Contemporary cyberattacks have evolved to a point that enables hackers and organizations with malicious intent to discover the vulnerabilities of any type of company, in any industry. One of the sectors that are highly exposed to threats of data theft and other types of cyberattacks is the energy industry.
The world relies on energy for everyday life. We use it to drive to work, heat or cool our homes, use the internet, do business, and more. It’s a necessary utility that we can’t imagine life without. Considering its importance, the energy sector is an extremely lucrative one to hackers and cybercriminals. In fact, according to research, the energy industry is one of the top three most attacked industries. And attacks in the space always result in tremendous losses, both tangible and intangible.
For instance, in May 2021, the Colonial Pipeline company was attacked, leading to a temporary shutdown of the biggest fuel pipeline in the US. A few years before that, a number of power grid substations in Ukraine were attacked, depriving a quarter of a million people of power.
And the truth is that the energy sector can be influenced by cyberattacks throughout the whole value chain.
Threat impact possibilities in the energy sector
With a growing threat landscape in the utility sector, companies are exposed to an increased diversity of threats from a rising number of actors. When it comes to the value chain, these risks can be observed in the following areas:
- Power plants and clean-energy generators – cyber attacks could compromise energy generation by disrupting services utilizing ransomware attacks. This is mainly a vulnerability created due to the lack of fundamental security practices in legacy generation systems and clean-energy infrastructure.
- Service disconnection – in addition, there are physical security gaps in existing systems that enable hackers to gain access to grid control systems. As a result, there could be significant power disruptions felt by customers via remotely disconnected services.
- A regional shutdown of services – cyber attacks could also significantly impact the distribution of energy services on a regional level as a result of limited security controls in existing SCADA systems.
- Data theft – furthermore, the energy industry is exposed to data theft risks. Sensitive customer information may be stolen via attacks on IoT devices and access to smart meters and electric vehicles.
These are some of the core threats faced by the energy industry today when it comes to cyber security. But in order to understand these risks better, it’s also worth digging into their origins. Who are the people behind these cyberattacks and what are their intentions?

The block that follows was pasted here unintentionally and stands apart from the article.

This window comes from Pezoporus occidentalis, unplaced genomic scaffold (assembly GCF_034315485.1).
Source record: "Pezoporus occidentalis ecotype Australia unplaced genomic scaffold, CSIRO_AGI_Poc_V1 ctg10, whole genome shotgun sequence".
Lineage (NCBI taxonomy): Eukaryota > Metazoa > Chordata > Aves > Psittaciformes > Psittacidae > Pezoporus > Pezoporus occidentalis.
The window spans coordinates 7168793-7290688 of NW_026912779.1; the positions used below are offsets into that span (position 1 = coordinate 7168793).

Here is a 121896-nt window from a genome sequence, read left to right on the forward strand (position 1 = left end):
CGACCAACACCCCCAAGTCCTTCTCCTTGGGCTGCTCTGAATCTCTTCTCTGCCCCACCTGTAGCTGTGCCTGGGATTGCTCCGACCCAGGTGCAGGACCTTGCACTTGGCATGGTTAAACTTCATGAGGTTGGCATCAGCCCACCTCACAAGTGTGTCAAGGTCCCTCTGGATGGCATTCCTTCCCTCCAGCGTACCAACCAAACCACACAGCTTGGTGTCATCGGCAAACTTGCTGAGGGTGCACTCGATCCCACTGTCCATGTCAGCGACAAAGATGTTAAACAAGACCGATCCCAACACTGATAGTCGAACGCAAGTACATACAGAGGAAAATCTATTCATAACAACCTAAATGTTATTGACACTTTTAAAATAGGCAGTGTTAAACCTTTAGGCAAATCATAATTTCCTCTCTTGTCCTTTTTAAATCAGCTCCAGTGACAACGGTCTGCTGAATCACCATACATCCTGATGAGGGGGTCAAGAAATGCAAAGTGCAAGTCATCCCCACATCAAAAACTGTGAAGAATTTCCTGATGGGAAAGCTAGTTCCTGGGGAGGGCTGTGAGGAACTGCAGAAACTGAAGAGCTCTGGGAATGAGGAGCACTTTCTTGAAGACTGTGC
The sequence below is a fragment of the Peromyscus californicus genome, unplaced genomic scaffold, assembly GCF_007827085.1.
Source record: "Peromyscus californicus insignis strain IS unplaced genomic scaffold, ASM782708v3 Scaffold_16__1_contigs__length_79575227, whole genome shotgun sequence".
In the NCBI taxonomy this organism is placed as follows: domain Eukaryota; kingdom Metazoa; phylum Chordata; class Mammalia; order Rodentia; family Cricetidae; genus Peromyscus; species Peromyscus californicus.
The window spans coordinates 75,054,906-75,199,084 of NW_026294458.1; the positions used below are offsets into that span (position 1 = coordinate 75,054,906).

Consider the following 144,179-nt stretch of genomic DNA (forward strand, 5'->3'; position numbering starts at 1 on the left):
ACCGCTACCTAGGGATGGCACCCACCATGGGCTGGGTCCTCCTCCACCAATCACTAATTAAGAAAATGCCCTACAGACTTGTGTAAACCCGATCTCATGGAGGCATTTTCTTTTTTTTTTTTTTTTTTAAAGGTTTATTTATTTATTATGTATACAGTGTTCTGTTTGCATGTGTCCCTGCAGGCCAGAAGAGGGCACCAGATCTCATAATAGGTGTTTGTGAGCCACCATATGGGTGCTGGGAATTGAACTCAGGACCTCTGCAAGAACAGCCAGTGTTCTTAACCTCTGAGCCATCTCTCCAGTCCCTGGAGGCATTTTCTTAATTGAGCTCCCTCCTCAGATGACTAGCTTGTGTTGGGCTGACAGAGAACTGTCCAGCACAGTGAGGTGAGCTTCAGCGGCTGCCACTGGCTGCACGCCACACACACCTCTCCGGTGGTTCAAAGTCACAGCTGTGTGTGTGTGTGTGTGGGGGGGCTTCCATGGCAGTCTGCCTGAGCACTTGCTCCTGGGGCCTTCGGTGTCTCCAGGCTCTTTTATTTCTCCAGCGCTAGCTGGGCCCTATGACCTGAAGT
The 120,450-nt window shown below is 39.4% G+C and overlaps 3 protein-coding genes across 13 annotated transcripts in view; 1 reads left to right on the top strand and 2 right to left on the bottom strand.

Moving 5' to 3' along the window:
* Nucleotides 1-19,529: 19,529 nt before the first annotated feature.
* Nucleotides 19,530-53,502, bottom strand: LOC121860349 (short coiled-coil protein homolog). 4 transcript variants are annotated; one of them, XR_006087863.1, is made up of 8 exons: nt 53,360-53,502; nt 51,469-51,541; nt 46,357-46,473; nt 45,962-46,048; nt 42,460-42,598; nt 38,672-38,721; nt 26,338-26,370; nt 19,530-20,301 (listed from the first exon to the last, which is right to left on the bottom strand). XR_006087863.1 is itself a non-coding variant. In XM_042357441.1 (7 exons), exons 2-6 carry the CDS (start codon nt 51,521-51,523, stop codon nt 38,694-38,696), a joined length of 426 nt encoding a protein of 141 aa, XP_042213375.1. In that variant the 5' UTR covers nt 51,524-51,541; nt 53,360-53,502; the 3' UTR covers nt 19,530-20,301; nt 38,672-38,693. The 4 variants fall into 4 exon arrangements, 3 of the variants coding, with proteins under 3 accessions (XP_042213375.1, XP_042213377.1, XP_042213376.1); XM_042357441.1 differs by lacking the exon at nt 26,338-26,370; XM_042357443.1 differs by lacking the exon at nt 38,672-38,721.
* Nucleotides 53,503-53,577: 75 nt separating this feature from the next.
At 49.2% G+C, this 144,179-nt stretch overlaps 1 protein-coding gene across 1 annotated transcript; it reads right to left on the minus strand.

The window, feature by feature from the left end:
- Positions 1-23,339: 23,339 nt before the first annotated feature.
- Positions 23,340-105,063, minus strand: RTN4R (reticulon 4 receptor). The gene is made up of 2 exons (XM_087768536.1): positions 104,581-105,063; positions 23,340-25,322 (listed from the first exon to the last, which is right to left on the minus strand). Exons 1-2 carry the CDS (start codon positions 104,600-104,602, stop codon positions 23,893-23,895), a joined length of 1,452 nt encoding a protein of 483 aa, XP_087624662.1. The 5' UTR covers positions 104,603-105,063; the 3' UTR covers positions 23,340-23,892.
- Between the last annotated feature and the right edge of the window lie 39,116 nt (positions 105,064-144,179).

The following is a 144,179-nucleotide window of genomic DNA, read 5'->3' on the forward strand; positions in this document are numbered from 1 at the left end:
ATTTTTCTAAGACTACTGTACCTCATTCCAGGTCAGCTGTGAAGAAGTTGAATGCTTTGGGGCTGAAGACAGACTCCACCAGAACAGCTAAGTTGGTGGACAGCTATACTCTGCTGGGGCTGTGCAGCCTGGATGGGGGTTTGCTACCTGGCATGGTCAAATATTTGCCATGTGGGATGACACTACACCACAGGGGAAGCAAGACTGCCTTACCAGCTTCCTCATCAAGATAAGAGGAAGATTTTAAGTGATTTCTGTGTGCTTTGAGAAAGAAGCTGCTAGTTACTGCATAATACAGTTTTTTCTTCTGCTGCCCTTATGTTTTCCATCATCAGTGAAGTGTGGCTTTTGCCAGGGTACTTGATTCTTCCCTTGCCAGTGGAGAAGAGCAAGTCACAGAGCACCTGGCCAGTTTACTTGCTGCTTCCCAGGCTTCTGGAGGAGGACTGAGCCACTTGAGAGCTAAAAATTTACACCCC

Actors threatening the energy sector’s cyber security
Hacktivists are usually groups of people who target companies that have certain ideological beliefs of business practices that the groups considered unjust or unfair. The energy sector is extremely politicized in nature, where extracting natural resources and producing energy often creates conflicts of interest. It’s an industry that is a lucrative target for hacking groups who are in favor of supporting the environment and are against the destruction of natural resources.
The world has already faced some serious attacks in the energy industry by activists and hacking groups. The expectations are that we’ll be seeing these types of organizations becoming more and more popular in the space in the future, especially considering the global political climate at the moment.
Unlike hacktivists, who may take part in cyberattacks as a result of disagreement of practices or in attempts to protect the environment, cybercriminals are purely interested in the monetary gains. The energy sector is eminent for its substantial revenues and an attractive target for cybercriminals. Some of the most popular types of attacks that cybercriminals organize in the energy industry include ransomware and DDoS attacks or Distributed Denial of Services. These attacks are mostly organized during times of crisis when the sector is exceptionally vulnerable.
The attack on the North Carolina provider ONWASA in 2018 is one such example, where cybercriminals took advantage of the Hurricane Florence recovery period. After being impacted by the malware, ONWASA also suffered from ransomware that they refused to pay. Instead, ONWASA worked with the FBI and DHS to find a solution and managed to exit the situation without severe interruptions.
Advanced persistent threat actors
Last but not least, sabotaging the energy industry of a country results in possibilities of espionage, political leverage, power grid control, theft, and more. These are usually high-level attacks organized with a bigger picture in mind. One such example is the attack on Uk and European energy companies in 2017 by DragonFly 2.0 – a Russian APT group. By gaining access and control over the power grids, DragonFly 2.0 had the power to cut out the energy supply to homes and businesses. They could also sabotage critical infrastructure and be in full control of the energy supply.
Finding the right solution
Adopting cyber security practices and technologies in the energy industry after an attack is almost always considered too late. The energy sector is extremely vulnerable to cyberattacks and should therefore take measures in advance to prevent detrimental damage to homes, businesses, and even whole countries. At 3Cbyer-Sec, we design and implement tailor-made, bespoke cyber security solutions specifically designed to the needs and peculiarities of different industries.
Our qualified and fully trained specialists can help you understand your vulnerabilities, choose the most reliable security solutions, train your staff to spot threats early on and handle every situation. Get in touch with us today and let us help you provide your company with the protection it deserves.